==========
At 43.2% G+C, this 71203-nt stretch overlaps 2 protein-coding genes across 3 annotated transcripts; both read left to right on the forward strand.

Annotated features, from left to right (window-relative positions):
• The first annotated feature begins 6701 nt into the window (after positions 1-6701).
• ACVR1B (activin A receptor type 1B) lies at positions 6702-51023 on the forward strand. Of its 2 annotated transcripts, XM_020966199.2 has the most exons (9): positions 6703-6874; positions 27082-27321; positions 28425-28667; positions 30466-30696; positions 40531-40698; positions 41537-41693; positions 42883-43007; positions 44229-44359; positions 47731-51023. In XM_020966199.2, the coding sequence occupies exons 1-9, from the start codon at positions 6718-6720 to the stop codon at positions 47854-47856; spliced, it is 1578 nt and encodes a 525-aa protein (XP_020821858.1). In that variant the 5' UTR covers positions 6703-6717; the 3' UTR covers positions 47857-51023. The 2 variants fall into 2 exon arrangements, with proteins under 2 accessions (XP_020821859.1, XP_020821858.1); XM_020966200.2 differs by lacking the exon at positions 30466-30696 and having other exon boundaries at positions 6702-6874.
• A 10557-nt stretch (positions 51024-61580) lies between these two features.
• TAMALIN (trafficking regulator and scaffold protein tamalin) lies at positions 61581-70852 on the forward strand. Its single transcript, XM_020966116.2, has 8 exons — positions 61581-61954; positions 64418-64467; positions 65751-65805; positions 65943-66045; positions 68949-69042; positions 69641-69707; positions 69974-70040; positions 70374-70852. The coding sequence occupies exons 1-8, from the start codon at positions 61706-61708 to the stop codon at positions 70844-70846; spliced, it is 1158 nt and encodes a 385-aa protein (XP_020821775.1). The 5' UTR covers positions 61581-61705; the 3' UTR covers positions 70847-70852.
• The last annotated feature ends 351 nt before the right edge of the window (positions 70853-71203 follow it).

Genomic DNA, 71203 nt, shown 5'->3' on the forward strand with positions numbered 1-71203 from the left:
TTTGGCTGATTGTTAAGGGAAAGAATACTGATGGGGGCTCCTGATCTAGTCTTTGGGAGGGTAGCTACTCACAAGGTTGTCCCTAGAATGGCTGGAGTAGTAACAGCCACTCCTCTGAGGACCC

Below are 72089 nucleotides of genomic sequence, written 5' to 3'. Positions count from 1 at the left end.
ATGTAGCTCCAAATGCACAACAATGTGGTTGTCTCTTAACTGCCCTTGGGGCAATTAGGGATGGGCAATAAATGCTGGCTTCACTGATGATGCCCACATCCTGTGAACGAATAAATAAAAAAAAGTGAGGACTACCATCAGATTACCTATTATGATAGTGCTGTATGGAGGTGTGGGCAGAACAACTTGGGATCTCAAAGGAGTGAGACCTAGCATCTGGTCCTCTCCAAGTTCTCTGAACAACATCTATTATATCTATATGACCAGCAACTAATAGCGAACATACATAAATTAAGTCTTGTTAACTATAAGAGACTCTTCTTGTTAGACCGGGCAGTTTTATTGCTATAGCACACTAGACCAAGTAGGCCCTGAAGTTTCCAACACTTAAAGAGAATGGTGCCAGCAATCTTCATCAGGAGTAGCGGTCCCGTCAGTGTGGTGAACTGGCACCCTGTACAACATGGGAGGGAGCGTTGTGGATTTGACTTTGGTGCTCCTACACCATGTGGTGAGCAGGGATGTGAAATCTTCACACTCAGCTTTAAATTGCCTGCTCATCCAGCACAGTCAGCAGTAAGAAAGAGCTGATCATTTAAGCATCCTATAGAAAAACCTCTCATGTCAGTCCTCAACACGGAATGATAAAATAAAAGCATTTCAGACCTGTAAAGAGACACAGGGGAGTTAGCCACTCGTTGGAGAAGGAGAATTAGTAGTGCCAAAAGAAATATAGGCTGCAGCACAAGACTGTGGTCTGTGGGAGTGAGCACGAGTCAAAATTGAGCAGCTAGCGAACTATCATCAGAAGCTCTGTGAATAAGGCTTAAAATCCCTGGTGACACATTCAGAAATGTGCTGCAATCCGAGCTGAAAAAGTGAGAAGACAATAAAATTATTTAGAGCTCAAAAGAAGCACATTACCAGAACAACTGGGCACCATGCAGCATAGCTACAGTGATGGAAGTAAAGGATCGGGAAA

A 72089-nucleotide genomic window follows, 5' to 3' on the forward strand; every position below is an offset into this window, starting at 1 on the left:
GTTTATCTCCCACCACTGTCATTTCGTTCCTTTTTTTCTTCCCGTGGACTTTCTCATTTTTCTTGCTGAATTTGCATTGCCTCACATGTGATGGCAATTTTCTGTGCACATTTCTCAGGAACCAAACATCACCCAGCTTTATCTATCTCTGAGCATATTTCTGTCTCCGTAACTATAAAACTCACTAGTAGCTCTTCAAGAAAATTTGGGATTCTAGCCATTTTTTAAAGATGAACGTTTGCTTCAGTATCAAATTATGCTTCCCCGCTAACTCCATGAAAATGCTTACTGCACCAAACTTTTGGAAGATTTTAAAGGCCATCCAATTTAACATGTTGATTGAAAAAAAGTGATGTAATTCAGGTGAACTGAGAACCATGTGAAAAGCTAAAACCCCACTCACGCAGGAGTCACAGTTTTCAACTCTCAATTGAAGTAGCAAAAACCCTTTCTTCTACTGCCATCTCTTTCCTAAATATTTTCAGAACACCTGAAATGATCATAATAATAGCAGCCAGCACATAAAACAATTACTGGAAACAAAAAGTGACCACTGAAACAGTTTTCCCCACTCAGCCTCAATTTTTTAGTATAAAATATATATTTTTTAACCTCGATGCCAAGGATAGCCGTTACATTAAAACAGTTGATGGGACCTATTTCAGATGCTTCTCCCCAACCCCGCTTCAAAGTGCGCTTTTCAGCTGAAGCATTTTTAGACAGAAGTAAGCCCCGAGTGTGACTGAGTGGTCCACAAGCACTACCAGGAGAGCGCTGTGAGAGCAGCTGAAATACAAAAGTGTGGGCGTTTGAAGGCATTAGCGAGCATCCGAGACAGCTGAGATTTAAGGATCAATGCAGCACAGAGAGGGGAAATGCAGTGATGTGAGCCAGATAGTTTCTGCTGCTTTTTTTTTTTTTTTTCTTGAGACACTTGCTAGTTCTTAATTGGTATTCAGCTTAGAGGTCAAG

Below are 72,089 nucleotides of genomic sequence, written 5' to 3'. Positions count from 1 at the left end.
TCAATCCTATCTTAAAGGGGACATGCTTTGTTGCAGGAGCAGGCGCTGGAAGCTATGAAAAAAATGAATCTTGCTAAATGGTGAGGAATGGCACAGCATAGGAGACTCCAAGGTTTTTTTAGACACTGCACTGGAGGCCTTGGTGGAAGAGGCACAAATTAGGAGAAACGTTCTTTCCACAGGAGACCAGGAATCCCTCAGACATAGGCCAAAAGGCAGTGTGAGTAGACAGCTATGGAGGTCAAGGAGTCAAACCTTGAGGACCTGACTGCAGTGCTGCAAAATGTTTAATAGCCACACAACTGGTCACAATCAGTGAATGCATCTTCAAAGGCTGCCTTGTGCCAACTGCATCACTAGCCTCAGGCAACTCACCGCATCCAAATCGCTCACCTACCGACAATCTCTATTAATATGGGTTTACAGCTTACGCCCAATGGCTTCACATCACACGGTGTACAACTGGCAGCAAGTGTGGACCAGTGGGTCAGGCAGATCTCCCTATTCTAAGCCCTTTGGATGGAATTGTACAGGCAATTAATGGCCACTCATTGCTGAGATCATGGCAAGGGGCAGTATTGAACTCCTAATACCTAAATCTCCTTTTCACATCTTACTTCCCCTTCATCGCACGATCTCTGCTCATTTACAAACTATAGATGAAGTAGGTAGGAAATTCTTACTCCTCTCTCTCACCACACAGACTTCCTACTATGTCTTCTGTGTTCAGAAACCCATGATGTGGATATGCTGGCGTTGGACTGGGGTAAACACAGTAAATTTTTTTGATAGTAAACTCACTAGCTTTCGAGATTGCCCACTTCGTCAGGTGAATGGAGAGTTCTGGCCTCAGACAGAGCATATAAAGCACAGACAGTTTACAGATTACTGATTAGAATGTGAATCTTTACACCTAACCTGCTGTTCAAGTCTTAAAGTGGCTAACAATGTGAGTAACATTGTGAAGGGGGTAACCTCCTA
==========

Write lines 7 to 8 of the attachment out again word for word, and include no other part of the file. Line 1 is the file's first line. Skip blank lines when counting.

• The last annotated feature ends 351 nt before the right edge of the window (positions 70853-71203 follow it).

Genomic DNA, 71203 nt, shown 5'->3' on the forward strand with positions numbered 1-71203 from the left: